Lukashenko, Lebedev, Evgeny Lebedev discussed on The Media Show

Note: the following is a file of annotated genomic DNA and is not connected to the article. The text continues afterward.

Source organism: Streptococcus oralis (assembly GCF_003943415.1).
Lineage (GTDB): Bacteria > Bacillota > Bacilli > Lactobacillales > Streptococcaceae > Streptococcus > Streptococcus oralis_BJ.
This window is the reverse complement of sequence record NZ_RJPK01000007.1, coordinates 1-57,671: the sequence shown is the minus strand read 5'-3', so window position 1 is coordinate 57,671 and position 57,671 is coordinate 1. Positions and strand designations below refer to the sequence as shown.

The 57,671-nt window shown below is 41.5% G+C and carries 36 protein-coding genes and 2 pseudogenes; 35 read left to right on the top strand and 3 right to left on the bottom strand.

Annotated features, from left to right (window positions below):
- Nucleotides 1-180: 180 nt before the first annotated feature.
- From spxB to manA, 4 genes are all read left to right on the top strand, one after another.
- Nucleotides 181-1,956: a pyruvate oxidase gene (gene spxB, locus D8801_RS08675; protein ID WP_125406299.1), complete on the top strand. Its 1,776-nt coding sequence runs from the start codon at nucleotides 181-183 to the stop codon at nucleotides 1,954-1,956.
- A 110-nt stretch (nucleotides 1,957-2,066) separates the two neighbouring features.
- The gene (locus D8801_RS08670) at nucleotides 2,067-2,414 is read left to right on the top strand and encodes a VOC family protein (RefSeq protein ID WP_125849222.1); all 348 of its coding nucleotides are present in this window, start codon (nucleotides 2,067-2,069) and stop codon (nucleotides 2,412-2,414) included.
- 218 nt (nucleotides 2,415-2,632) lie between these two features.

I mean, at some point he the most bizarre moment of the interview was when he turned to Lukashenko had said, what do you think about group sex? And there was a bit early for that on the radio. There was a long awkward pose on Lukashenko kind of gestured me and asked me to move into the shot because the deal, you know, the deal we ended up as news night ended up doing a story about lebedev interviewing Lukashenko rather than doing the story with lebedev, because that's really important to emphasize. Did not want me asking any questions. So he had secured the interview, I suppose. You were along for the ride to film the, you know, getting that interview him getting that interview, I suppose. We will move on from there. And move away from evgeny lebedev at this point and back to that question that I asked at the start of the show about why it's only now that we're reading investigations into Russian influence in the UK. And I'm thinking in particular about Roman, Abramovich and what we're learning now, Lionel barber, you know, you'll know from your time as editor of the FT about the legal perils of writing about the oligarchs, I assume, you know, has the risk of litigation from London's top law firms suppressed reporting about them until now, do you think? Well, I'm not carrying water KT for the FT, but I'm going to assure you that we did write about Russian influence in London. And I still had the letters from the law firms threatening us. And you know, this was literally boots that hung up by my boots on Saturday morning. And this was, you seen the names of the law firms in the House of lords, when Tom Burgess and Catherine belton were testifying just as we speak. But crucially, the problem is this a very interesting question about the word of the use oligarch, some of these very, very rich people sent very, very tough letters, insisting they were not oligarchs because this refers to the late 90s we were hearing about earlier where some people became very, very rich, very quickly gaining control of natural resources in the 1990s when we basically had the wild west out in Russia. Now, some of them have since become great philanthropists. If you think of Len blavatnik, he owns Warner music, who makes very clear his Ukrainian. Well, yes, there are also Misha Friedman, who owns the big natural resources company. And these people, but yes, they have, but lember, that name has not no, absolutely. Crucial point. The crucial point Katie is some of the, I think you've got to distinguish between groups of oligarchs. Some of them have become great philanthropists. They've given money, take modern, like Limbaugh, Friedman, some of the Ukrainian, some of them own a football club, like mister Abramovich. He also happened to be a governor in a Siberian province. He does give money to charity. He doesn't sponsor art museums, but and then there are others who are much darker figures of interview one of them in Russian, mister sexy, new controls, wasn't it. These are different categories of people. Bottom line, the law is not in favor of investigating public service investigations because of the balance on libel risk. Because that's essentially what those people you mentioned, those journalists Katherine belton from Reuters and Tom Burgess at the FT were saying in the foreign affair select committee this week. About the difficulty in publishing these stories..